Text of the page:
Skills can be measured. As opposed to being outcome-based or value-based, skills can be measured and standardized. Degreed uses a rating system designed by The Lumina Foundation. By using a standard rating system with skills as a unit, we can measure growth, track progress and match your people to on-the-job learning opportunities. You can, for example, know exactly at what level someone is skilled in Java.
Skills are applicable. Work can be deconstructed into three components: tasks, projects and roles. Skills are used to perform tasks. Tasks are the things required to complete projects. And projects are how roles are organized. This means skills are how work gets done. You can’t complete the task of making a sale by solely being competent in customer service, but you can when you are skilled in communication, active listening, project management and negotiation.
Skills are transferable. Skills — like programming and project management — are transferable between companies, roles, projects and tasks. Competencies are loaded with factors related to roles, like performance expectations, attitudes and behaviors, making them non-transferable between jobs or collaborative projects.
To achieve agility and efficiency and increase retention, many learning teams are shifting to a skills model. How are they doing this? By mapping people’s skills to roles. This helps people improve in their current roles and prepare for future endeavors. How can you do this? Identify key skills needed for roles, empower your people to upskill and reskill in these areas and watch them and your organization grow with the shifts.
Speaking the Language of Work
Competencies are the language of behavior. Skills are the language of work. And as we all know, leaders most of the time are more concerned with the language of work. “Business leaders very rarely think of work to be done in terms of attributes, behaviors or competencies. Instead, they often think of work as tasks to get done — specific and objective tasks or areas of expertise,” according to Janice Burns, Chief People Officer at Degreed.
Cisco relied on a competency model but the organization found it difficult to explain, maintain and measure. The software maker has since shifted to a skills-centered strategy, finding it easier to define.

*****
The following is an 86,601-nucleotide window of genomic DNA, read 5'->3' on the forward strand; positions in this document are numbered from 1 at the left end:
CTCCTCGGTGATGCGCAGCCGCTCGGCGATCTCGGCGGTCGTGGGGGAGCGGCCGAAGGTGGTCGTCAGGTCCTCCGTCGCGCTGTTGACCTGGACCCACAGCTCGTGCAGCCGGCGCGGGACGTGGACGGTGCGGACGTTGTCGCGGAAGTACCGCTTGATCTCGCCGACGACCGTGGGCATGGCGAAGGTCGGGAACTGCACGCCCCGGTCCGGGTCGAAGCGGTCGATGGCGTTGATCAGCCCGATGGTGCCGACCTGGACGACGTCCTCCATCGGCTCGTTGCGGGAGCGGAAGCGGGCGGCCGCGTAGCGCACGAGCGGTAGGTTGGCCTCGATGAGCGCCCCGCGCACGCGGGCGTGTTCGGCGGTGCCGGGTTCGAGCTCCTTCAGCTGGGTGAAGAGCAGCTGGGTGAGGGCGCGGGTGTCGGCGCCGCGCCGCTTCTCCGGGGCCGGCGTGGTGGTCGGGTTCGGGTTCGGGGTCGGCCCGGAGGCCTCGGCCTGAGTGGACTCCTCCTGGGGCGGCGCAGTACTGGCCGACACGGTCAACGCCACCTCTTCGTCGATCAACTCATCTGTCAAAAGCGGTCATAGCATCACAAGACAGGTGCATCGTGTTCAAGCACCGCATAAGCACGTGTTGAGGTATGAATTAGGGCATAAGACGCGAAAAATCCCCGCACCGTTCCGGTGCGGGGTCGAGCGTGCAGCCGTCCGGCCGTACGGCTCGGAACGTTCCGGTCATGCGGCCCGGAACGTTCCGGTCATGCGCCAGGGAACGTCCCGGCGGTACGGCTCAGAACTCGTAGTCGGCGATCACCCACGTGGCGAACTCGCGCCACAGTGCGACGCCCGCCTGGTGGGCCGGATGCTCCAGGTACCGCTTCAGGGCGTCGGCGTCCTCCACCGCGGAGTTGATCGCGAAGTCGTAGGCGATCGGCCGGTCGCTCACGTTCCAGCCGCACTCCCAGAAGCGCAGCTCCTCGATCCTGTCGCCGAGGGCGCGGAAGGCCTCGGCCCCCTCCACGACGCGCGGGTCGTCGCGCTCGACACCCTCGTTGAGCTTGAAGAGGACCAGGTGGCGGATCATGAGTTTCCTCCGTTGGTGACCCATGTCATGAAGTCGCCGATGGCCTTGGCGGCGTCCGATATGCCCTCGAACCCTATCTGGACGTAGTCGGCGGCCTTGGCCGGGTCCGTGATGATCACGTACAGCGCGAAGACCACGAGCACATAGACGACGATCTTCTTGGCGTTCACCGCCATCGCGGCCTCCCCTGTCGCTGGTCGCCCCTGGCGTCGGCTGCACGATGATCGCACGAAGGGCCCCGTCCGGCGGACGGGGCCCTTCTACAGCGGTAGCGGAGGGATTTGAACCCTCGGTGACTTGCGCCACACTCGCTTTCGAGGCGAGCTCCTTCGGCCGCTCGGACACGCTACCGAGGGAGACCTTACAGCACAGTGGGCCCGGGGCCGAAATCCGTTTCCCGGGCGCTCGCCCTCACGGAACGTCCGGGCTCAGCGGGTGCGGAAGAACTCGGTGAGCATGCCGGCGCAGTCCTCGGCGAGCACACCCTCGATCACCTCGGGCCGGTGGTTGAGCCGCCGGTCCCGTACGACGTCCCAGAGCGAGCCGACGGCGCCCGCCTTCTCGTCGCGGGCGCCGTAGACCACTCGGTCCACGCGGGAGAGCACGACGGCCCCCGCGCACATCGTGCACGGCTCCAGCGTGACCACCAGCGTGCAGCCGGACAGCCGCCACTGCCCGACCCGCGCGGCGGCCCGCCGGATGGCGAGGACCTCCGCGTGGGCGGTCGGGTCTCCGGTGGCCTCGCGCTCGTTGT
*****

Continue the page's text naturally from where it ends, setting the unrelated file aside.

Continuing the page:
“We were able to define roles by skills rather than competencies,” said Josh Clark, Director of Learning & Careers at Cisco. L&D mapped 4,000 job titles to around 200 roles, creating a much simpler and maintainable system.
Expecting your learning team to identify and match every worker’s skills with internal opportunities is unreasonable, especially if it’s done manually. But a purpose-built, user-friendly platform can do that work. And when it engages people by offering them learning opportunities you can use that data to help address growth and business needs.
“How we’re using the data is extremely interesting,” Clark said. “We loaded all the skills that are relevant to each employee’s role within Cisco. For instance, someone in a PM position will automatically have the set of PM skills loaded onto their profile. When someone logs into their profile for the first time, it is already populated with the skills they have and those they need to build.” This provides both Cisco and individual workers transparency into their abilities and the areas in which they need to grow.
When they first work with skill data, many organizations are reactive, using the data to validate specific ideas. But with more data and reporting abilities, those companies start proactively making decisions. And advanced organizations are predictive, identifying patterns in its people data that point to potential disruptors.
Should You Use Competencies or Skills?
Because only slight differences exist between the two models, Degreed is able to support whatever one you choose for your organization. That said, we may have thoughts to share about which would be the most effective approach for your specific organization. Contact a Degreed representative to chat more about skills and competencies.
If you’re not yet ready to scrap the competency system your company has used for years, you’re not alone. You can still increase standardization, organizational agility and experiential learning based on skills. You can keep your current model in place and simultaneously map skills to job roles to gain a lot of the same benefits as using a skill model.
In the end, whichever method you choose should be the right fit for your organization and people. Make sure that your model can successfully and efficiently assess your people, identify areas for growth and offer the right opportunities to learn.
Want to Learn More?